Dymkovo toysPavel Smertin/TASS
Dymka is truly a unique toy because no one replicates the other. Each has its own subject and ornamentation.
“Usually, the toy consists of several details. Red clay provides the possibility to ‘glue’ all the details together without external means. What’s necessary is an instrument that smooths the joint areas so that the seam is not visible,” said Oxana Romanova, an instructor of Dymka sculpting and painting at the Amphora Ceramics Academy.
The finished toy is left to dry for 5-7 days, and then it’s placed in an oven and fired at a temperature of 900 degrees Celsius. Afterwards, whitening is applied.
No one knows exactly when and who first thought of the white covering for the
“The peasants, seeing porcelain in their masters’ homes, adopted the white background, which was made from powdered chalk that was diluted in milk. The toy was dipped into the mixture and then allowed to dry. As it dried the milk soured, allowing the primer to adhere very well,” Romanova explained.
People were also very inventive in preparing the colors: using egg yolk,
Dymka toy masters were inspired by subjects from life. “They sculpted everything they saw around them: animals, scenes from peasant life, fishermen, women with the yoke, beautiful ladies and handsome gentlemen who they saw at fairs,” said Romanova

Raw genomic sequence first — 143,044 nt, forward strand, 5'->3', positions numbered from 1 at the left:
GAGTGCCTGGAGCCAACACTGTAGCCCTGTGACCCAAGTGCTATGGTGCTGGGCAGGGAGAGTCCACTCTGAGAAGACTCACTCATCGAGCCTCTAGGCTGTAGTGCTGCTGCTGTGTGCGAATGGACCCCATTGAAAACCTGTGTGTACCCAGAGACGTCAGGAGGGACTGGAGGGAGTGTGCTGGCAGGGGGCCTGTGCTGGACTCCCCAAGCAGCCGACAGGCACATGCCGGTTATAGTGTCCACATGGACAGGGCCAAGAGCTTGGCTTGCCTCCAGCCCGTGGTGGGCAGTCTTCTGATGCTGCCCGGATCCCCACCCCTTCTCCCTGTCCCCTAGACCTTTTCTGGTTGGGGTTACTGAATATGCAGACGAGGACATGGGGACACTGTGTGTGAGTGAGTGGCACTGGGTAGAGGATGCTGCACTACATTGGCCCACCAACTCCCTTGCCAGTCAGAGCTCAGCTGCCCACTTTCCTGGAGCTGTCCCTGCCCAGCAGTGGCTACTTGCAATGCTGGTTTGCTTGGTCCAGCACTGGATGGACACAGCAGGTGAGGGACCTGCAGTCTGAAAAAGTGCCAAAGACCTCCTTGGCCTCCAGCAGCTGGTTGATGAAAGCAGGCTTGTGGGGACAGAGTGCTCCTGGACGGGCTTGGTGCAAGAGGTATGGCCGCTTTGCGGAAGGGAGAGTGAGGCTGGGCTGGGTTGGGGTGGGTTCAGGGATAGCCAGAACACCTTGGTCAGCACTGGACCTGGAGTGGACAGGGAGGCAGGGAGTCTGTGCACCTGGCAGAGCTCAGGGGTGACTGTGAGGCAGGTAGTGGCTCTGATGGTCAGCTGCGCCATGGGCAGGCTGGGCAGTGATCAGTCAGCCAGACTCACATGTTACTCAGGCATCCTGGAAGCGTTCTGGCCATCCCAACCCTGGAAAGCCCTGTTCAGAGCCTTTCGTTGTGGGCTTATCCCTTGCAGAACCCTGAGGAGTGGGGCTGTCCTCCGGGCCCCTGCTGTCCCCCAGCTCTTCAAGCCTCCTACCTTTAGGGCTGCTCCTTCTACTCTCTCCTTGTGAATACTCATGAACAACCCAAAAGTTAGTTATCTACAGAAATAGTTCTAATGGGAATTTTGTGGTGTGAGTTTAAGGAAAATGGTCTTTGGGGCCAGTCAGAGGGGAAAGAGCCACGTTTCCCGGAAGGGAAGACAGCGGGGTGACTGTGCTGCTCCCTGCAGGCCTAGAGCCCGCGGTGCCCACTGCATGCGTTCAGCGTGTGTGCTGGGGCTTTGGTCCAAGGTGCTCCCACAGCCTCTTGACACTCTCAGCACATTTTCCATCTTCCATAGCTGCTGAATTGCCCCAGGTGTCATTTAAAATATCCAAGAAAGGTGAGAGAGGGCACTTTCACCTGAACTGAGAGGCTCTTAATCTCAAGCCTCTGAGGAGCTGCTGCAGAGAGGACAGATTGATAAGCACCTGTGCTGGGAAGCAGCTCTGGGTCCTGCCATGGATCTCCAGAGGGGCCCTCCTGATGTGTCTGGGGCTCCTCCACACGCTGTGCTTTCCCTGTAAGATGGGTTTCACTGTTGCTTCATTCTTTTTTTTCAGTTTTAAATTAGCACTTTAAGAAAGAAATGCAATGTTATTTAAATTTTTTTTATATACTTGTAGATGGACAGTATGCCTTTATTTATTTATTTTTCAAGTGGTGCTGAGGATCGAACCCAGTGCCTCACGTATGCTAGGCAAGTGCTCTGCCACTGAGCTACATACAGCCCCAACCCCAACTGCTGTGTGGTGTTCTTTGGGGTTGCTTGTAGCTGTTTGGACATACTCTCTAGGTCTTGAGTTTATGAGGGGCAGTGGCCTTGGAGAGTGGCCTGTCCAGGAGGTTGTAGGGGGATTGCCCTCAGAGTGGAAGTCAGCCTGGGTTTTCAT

In Soviet times Dymka masters fancied topics related to scientific and space achievements; for example, a man and a woman in spacesuits standing under an apple tree like Adam and Eve
Funny and silly events from the lives of the masters themselves also made their way into the art form. Zoya Penkina, a hereditary Dymka master, was inspired by her first impressions of the Moscow subway, and created a composition featuring an excited woman who gets stuck in the
The Dymka toy in its traditional form could have gone extinct 100 years ago, but it was saved from oblivion by Anna
Later, the Kirov Artist Union created an Artistic Council to monitor the use of traditional canons in the manufacture of the Dymka. Toys not prepared according to tradition were received negatively and immediately destroyed with a hammer. This method prevented the appearance of a new branch of the craft.
At first, Dymka production was taught in families, and knowledge was passed down from mother to daughter. But by the 1960s the philosophy became less rigid and students were accepted from the outside. The future masters had to pass an exam on painting,
The largest collection of Dymka toys can be found at the Museum of the Dymka Toy, and at the Vyatka Vasnetsov Art Museum. It is possible to purchase Dymka toys through the official site.
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